loop

## Definition

One of the beautiful things about a computer is its ability to follow a list of instructions from top to bottom, executing them at a fast pace.

But the most remarkable part is its ability to continue performing that same task over and over and only stops when it finds an answer for us based on a check we set.

## Use Cases and Examples

Now take the task of adding all natural numbers from `1` to `1000` thus `1,2,3,4,5,6...1000` this is something that will take us a while to do by hand, and will also take us some amount of time if we had to tell the computer "hey add 1 to 2 then to 3 all the way up to 1000".

Instead, we can tell the computer "look add numbers up and stop when you get to 1000". This is what makes loops a useful part of modern programming languages.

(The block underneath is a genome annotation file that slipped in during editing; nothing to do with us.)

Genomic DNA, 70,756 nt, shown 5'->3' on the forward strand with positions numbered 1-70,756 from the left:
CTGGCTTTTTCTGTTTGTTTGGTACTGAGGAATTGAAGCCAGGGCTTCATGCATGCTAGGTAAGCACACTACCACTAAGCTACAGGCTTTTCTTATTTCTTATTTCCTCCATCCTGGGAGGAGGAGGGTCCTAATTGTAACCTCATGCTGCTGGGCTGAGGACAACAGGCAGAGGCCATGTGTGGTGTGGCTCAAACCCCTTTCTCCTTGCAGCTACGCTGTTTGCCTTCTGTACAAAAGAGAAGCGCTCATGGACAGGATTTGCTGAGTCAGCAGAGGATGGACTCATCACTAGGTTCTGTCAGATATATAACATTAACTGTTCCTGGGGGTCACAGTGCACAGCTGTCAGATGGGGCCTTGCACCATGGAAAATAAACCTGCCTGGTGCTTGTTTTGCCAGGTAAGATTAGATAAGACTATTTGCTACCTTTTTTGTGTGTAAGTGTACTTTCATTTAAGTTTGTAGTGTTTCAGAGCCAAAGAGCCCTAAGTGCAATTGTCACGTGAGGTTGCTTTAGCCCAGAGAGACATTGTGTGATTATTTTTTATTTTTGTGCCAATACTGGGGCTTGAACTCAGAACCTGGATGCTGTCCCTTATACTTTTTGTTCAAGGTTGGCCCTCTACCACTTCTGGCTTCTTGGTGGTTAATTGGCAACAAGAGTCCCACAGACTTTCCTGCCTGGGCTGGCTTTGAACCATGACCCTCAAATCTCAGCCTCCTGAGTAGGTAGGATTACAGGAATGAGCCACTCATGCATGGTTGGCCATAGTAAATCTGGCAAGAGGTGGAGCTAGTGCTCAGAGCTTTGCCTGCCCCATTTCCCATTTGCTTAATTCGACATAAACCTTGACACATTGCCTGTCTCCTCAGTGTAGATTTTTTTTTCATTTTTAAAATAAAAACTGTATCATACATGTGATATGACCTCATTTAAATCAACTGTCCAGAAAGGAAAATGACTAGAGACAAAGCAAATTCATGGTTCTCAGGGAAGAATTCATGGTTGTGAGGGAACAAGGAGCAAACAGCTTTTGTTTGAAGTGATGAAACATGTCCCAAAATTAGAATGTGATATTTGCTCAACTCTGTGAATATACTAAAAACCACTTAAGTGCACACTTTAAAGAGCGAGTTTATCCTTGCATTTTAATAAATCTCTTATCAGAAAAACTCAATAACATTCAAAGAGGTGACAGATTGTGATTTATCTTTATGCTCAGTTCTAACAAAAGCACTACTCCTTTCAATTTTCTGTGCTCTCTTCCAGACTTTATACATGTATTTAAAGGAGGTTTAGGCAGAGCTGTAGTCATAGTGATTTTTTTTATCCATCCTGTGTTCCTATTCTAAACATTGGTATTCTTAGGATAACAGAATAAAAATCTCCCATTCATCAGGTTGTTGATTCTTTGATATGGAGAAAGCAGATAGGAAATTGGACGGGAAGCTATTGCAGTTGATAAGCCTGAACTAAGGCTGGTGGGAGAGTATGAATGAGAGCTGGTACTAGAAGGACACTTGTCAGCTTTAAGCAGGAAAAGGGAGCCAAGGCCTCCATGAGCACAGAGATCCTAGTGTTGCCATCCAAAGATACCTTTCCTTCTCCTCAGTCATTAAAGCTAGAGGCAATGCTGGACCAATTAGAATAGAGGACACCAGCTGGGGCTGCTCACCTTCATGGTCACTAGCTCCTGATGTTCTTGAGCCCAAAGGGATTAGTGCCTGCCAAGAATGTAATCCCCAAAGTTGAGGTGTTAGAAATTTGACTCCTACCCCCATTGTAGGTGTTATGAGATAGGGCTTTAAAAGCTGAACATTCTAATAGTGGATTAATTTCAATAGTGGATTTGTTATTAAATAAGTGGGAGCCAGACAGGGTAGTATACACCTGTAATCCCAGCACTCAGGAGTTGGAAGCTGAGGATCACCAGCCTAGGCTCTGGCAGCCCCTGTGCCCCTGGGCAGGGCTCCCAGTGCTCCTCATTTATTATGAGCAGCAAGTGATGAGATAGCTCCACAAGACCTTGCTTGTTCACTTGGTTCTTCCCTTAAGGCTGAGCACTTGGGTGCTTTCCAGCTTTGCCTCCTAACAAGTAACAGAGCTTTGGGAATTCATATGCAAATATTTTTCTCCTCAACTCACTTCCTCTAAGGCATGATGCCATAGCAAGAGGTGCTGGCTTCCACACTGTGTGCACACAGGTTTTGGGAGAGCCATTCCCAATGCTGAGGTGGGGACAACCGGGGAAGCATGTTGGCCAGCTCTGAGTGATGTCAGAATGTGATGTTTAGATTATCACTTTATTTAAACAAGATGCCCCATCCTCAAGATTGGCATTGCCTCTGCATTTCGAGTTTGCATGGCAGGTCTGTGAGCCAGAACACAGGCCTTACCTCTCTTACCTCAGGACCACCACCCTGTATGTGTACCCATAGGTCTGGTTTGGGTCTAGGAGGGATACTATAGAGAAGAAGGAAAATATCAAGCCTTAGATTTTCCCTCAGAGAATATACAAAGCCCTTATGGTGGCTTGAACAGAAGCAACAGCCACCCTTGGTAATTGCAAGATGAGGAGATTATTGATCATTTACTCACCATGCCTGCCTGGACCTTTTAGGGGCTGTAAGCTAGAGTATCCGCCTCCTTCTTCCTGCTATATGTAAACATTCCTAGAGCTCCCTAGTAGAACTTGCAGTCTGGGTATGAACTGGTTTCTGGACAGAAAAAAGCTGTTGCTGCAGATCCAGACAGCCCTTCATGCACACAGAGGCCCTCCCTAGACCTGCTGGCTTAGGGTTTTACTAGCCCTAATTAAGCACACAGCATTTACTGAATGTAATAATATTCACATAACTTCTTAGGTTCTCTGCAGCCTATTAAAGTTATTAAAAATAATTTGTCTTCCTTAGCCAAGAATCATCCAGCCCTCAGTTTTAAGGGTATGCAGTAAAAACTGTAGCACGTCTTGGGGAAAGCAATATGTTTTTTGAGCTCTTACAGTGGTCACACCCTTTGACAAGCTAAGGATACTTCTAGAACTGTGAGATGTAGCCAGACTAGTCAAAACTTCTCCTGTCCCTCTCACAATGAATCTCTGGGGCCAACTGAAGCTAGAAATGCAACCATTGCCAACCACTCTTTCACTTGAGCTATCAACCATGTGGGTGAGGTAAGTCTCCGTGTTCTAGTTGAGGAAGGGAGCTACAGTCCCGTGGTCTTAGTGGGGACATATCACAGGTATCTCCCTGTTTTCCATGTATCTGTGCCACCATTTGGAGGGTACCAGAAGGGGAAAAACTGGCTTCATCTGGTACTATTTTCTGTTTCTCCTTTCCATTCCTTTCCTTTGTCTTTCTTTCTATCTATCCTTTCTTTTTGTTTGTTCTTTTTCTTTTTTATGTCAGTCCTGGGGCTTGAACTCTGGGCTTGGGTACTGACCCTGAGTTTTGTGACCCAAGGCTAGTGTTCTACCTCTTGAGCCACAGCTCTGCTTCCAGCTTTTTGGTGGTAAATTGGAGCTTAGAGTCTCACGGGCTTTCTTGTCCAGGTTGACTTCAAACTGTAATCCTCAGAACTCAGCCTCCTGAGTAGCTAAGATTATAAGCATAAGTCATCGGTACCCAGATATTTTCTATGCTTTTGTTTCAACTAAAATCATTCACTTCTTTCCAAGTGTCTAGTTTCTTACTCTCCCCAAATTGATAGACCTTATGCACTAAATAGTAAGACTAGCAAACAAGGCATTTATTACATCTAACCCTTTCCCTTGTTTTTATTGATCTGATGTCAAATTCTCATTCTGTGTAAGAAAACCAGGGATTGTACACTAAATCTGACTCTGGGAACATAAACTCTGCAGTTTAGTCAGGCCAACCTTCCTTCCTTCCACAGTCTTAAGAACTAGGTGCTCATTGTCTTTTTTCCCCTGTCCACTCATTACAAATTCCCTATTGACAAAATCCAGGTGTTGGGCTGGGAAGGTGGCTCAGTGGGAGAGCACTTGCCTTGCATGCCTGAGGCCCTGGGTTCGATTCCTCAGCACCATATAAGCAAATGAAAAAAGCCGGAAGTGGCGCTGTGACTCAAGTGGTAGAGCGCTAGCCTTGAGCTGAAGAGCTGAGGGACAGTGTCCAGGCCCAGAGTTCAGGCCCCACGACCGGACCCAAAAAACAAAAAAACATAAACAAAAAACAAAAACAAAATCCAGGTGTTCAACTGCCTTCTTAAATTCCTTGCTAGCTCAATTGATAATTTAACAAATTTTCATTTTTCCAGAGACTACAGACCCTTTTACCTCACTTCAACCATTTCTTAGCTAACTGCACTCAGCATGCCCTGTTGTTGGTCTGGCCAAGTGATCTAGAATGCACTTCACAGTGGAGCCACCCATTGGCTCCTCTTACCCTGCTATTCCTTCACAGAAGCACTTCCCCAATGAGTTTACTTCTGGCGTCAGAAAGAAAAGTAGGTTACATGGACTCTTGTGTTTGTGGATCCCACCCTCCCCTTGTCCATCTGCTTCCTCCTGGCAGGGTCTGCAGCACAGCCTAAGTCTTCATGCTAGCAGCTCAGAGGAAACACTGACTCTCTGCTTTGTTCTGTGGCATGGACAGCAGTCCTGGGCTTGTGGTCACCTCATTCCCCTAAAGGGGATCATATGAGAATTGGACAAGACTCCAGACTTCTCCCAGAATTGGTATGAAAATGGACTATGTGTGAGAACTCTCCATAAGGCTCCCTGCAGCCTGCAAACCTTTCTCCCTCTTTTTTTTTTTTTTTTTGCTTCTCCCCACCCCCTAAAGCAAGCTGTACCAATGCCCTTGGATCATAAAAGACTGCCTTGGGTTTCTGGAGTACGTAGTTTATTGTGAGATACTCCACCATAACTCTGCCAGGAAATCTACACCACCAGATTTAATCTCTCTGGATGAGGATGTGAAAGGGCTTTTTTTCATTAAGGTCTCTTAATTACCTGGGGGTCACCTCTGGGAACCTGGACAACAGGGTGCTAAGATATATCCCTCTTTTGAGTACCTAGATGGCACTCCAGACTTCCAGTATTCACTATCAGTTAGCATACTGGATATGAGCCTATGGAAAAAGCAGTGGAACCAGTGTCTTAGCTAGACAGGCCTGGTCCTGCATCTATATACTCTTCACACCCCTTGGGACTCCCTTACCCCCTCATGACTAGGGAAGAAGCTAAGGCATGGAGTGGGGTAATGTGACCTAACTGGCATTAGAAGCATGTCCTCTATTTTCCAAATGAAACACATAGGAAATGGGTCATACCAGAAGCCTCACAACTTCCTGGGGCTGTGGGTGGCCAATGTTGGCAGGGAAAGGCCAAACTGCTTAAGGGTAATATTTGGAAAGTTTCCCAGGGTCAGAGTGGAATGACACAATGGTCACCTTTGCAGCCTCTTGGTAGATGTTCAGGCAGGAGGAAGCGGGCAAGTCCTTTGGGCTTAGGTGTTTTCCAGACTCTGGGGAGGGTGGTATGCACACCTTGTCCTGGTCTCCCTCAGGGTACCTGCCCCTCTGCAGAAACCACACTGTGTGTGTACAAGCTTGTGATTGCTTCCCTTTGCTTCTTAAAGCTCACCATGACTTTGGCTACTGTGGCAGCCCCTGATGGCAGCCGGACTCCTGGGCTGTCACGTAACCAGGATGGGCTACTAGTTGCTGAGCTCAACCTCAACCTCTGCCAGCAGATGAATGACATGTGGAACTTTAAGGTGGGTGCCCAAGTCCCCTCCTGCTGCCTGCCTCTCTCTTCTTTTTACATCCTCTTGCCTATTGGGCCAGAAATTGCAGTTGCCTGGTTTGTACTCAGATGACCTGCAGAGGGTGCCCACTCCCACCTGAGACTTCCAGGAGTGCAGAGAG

Here is an example in the Javascript programming language adding up numbers from 1 to 1000:

``````function adder() {
var sum = 0;
for(var i = 1; i <= 1000; i++) { // here is the loop
sum += i;
}
console.log("The sum is:", sum);
}

In the example code above we have the line `for(var i = 1; i <= 1000; i++) {` which is the key part of our loop. It defines the start of the counting number as `1` using `var i = 1` and at the far end of it we have `i++`, which will keep increasing `i` by 1 and stop when `i` is greater than `1000` as represented by `i <= 1000`. The second important piece of all this is the line `sum += i`. `sum` is acting as a store or bucket of sorts (called a variable in programming) and its job is to add and store the numbers as the loop generates them.
Then in the end we print out the total number `sum` stored, this will be the total sum of `1` to `1000` thus `500500`.